But there are also the kind of costly details you'd expect in a 3,000-page law: The new law, for example, will impose just under $12 billion in new administrative costs to the states in the program's first six years.
Worse: The big federal subsidy to the states only apples for those who are newly eligible to Medicaid, meaning states will have to foot half of the bill for those who are currently eligible for Medicaid but haven't signed up. Since individuals will be forced to carry insurance or pay a fine, many already eligible are expected to flock to join Medicaid.
In total, it is expected to cost states more than $33 billion in new Medicaid costs through 2020, predicts Heritage's Ed Haislmaier. That could wind up costing California as much as $3 billion a year.
Hints are also appearing that another part of TennCare's history may repeat itself: The Congressional Budget Office estimates that 9 million employees nationwide may lose their employer-sponsored plans and be dumped into government-paid plans.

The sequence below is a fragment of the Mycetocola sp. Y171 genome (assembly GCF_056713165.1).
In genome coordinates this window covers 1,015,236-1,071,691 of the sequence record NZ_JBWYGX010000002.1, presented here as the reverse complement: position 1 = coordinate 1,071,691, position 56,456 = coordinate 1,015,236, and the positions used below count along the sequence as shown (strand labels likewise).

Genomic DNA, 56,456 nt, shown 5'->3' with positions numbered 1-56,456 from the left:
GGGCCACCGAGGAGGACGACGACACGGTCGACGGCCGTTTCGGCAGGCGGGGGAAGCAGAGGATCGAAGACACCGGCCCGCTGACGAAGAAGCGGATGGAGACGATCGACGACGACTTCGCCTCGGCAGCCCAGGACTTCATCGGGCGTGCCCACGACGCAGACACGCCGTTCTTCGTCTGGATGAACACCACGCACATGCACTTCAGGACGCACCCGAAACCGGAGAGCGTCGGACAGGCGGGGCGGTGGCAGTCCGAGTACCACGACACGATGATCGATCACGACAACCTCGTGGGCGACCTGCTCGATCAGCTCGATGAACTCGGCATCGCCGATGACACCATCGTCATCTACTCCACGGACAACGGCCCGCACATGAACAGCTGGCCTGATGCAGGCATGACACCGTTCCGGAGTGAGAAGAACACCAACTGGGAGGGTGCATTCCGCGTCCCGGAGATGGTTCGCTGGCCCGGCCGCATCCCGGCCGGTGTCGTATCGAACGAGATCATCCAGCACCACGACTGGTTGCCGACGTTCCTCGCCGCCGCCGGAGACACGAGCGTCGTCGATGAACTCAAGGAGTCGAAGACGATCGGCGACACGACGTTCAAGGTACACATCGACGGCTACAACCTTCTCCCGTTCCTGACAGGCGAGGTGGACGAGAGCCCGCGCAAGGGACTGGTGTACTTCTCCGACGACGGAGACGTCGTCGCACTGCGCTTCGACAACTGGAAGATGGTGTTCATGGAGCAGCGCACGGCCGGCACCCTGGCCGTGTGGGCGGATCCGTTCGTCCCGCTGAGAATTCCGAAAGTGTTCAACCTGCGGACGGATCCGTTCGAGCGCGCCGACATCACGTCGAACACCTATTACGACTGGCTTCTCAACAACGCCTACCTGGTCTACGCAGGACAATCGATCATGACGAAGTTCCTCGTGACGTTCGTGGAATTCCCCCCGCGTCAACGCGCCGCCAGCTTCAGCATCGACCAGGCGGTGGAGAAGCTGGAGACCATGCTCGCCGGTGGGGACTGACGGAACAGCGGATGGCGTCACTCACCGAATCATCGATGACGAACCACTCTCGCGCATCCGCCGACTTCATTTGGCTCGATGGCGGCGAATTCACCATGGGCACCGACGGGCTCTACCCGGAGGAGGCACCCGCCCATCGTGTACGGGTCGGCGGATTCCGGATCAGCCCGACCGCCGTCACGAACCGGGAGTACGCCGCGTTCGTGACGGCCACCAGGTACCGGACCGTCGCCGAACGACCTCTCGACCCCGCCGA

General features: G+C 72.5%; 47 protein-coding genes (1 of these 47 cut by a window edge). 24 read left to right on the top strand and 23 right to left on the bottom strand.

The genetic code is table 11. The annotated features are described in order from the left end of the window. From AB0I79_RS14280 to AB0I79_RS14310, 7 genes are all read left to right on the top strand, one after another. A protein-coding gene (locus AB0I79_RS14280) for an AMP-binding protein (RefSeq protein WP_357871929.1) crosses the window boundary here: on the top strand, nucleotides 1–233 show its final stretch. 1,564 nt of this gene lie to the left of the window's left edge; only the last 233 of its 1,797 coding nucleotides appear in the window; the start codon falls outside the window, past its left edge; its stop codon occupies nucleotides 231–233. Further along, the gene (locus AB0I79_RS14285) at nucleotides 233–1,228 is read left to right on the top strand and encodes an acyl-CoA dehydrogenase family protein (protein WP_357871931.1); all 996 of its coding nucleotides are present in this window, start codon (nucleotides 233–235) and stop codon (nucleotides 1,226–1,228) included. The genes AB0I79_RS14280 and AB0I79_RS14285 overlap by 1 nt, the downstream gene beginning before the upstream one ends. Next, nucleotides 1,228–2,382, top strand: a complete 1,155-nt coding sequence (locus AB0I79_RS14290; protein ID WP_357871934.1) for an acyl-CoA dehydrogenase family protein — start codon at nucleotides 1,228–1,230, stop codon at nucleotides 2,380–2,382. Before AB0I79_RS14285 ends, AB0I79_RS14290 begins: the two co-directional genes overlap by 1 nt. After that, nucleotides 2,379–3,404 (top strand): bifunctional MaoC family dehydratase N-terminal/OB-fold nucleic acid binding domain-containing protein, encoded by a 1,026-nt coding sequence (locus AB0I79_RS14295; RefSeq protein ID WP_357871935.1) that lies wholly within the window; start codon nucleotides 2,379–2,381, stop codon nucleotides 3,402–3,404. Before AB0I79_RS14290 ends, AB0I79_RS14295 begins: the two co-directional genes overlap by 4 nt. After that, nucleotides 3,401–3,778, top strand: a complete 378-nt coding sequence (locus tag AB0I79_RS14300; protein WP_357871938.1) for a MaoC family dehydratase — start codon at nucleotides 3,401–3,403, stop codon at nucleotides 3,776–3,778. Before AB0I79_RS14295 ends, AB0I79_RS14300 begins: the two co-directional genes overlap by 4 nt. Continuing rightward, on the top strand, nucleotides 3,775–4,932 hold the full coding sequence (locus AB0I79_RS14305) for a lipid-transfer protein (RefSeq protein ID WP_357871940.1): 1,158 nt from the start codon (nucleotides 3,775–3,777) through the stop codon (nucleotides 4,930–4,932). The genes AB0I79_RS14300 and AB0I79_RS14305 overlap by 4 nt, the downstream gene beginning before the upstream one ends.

In Tennessee, state officials are worried about a TennCare sequel. They predict Medicaid rolls will jump by more than 200,000 and cost $1.1 billion in Obamacare's first five years. That is why Tennessee Gov. Bredesen last year called congressional plans "the mother of all unfunded mandates" and why six of the nine members of Tennessee's congressional delegation voted against the final bill.
Putting any cost burden for implementing healthcare expansion on fiscally troubled states means even deeper cuts are likely in other programs. "Unlike the feds, they can't print money," Haislmaier said. In their 2010 budgets, even without the new healthcare mandate, 30 states cut education funding and 25 states reduced transportation dollars. Soon federal stimulus money, which has propped up many programs, will disappear.
The TennCare fight has shifted to controlling costs: This year the state legislature has proposed to limit hospital visits to eight a year and to limit prescriptions to five per month.
"Yes, it's rationing," admits GOP state lawmaker Hensley. "This is exactly what is going to happen on a national level in a few years."
As with TennCare, the road to federal healthcare havoc may be paved with good intentions to fix a broken system. But TennCare provides a recent case study of the fallacy of expecting more for less and of what happens when government steps in to manage care.
"It is a shame that Phil Bredesen, our Democratic governor who campaigned on fixing TennCare, did not become the Health and Human Services Secretary," lamented Rep. Roe, in a House floor speech. "What happens next is obvious to those of us who have seen this play out before."